Despite the fact that testosterone (T) is the male sex hormone, it is also present in the female body. In women, it is naturally produced by the ovaries and adrenal glands.
As a woman, the normal levels of T in your body should be about 20 times lower than those in men or more specifically in the range of 8-60 ng/dL (80-600 pg/ml).
If there is too much testosterone in your body, it can lead to virilization. That’s the development of male physical characteristics such as deeper voice, excess body hair, and male-pattern baldness. Hyperandrogenism (excess T) can also lead to severe psychological complications.
Nevertheless, testosterone plays an important role in the female organism by supporting the function of your reproductive organs, sexual desire, and bone mineral density.
Therefore it’s important to maintain healthy T levels in your body. Do not use any of the treatment options mentioned in this article without medical consultation and supervision. They are not appropriate for over-the-counter use or therapy in male-to-female patients.
Currently, the treatment for hyperandrogenism depends on the main cause of the condition but in general, successful management may require lifestyle changes, medications, and cosmetic therapies.
What causes increased T levels in women?
Medical conditions that can cause high testosterone in women are:
- Conditions related to hyperinsulinemia such as polycystic ovary syndrome (PCOS), hyperthecosis, etc.
- Cushing’s syndrome
- Congenital adrenal hyperplasia (CAH)
The most common cause of high T levels in women is polycystic ovary syndrome. The hallmark of the condition is an increased production of testosterone by the ovaries.
The exact cause of PCOS is unknown but most scientists think it develops due to a combination of genetic factors, insulin resistance, and high insulin levels (hyperinsulinemia).
The excess of insulin affects T levels both directly by stimulating the production of T by the ovaries and indirectly via the sex hormone-binding globulin (SHBG).
SHBG normally binds T and renders it inactive. Hyperinsulinemia decreases the levels of SHBG and increases the activity of testosterone in the female body.
Insulin excess and insulin resistance can also cause an overgrowth of the cells in the ovaries that produce testosterone, which are called luteinized theca cells. This leads to a condition called hyperthecosis and even higher T levels compared to PCOS.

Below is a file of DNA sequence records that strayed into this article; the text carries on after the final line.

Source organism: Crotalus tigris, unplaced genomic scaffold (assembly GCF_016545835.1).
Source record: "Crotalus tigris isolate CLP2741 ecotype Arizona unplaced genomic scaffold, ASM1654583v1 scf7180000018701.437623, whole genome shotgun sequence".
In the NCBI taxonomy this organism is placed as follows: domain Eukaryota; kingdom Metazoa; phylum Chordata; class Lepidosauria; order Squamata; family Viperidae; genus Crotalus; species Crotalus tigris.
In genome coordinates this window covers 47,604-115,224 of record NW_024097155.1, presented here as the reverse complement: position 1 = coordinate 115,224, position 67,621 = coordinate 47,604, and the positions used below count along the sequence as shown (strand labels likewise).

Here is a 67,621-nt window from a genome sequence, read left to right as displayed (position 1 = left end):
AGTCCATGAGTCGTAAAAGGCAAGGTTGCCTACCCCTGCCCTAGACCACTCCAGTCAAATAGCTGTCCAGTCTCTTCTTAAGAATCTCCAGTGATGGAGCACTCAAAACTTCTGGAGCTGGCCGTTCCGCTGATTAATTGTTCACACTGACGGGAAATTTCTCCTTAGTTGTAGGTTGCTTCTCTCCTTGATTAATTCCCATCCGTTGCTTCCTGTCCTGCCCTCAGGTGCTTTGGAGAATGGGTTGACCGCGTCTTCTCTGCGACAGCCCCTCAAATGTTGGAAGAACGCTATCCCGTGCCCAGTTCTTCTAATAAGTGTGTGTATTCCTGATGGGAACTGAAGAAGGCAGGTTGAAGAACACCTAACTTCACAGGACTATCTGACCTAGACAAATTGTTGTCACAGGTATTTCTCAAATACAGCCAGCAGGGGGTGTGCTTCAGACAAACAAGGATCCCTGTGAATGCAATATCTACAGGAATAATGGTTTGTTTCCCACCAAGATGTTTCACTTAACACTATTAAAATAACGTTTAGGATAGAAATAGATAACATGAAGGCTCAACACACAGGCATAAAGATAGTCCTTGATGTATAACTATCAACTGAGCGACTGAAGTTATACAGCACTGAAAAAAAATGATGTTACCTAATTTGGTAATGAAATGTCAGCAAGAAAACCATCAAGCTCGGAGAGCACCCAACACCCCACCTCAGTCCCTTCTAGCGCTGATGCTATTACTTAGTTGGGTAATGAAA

Other endocrinological conditions that may cause an increase in T levels in women include Cushing’s syndrome and hypothyroidism.
Menopause generally leads to a decrease in both estrogen and T levels, although transient testosterone increases have been observed during the menopausal transition.
However, estrogen levels usually drop faster than testosterone which leads to a prevalence of T effects on the female body and symptoms of hyperandrogenism.
Fortunately, the effects are transitory and do not require lifelong treatment
In contrast, CAH is a condition that’s present from birth and persists for the rest of the patient’s life.
It is caused by a dysfunction of the adrenal glands which can no longer produce cortisol. This leads to their overgrowth as an attempt to compensate and an increased production of other adrenal hormones such as androgens.
Stress is unlikely to cause excess testosterone in females. There is huge variability when it comes to individual stress reactions and both significant increases and decreases in T have been found.
Hyperandrogenism can also be drug-induced such as during androgenic anabolic steroids misuse. Androgens such as Danazol have also been used for therapy in endometriosis and other conditions and their main side effect is virilization.
Currently, therapy with exogenous testosterone is not approved for use in women
Signs and symptoms of high T in females
The most common signs and symptoms of high T in women are:
- irregular or absent menstruation and infertility
- male-pattern body and facial hair growth (hirsutism)
- thinning hair and balding
- acne and oily skin
- deepening of the voice
- changes in libido
- mood changes, anxiety, and depression
- enlargement of the clitoris
If the condition is caused by high insulin, such as in PCOS, obesity is also a common finding. According to research, about 80% of PCOS patients are obese.
High levels of insulin resistance are also common in these patients which leads to high insulin levels and increased risk of type 2 diabetes.
Some of the symptoms such as acne, hirsutism, and hair loss can also trigger psychological symptoms such as depression and anxiety.
Elevated testosterone levels in women also show a small positive correlation with increased aggression.
Unfortunately, some of the symptoms such as deeper voice, advanced alopecia, and larger clitoris are irreversible.
How high T is diagnosed?
In order to get a proper diagnosis, you should visit a licensed medical professional. Depending on the exact cause of high T, it may be best to visit a specialist in endocrinology or gynecology.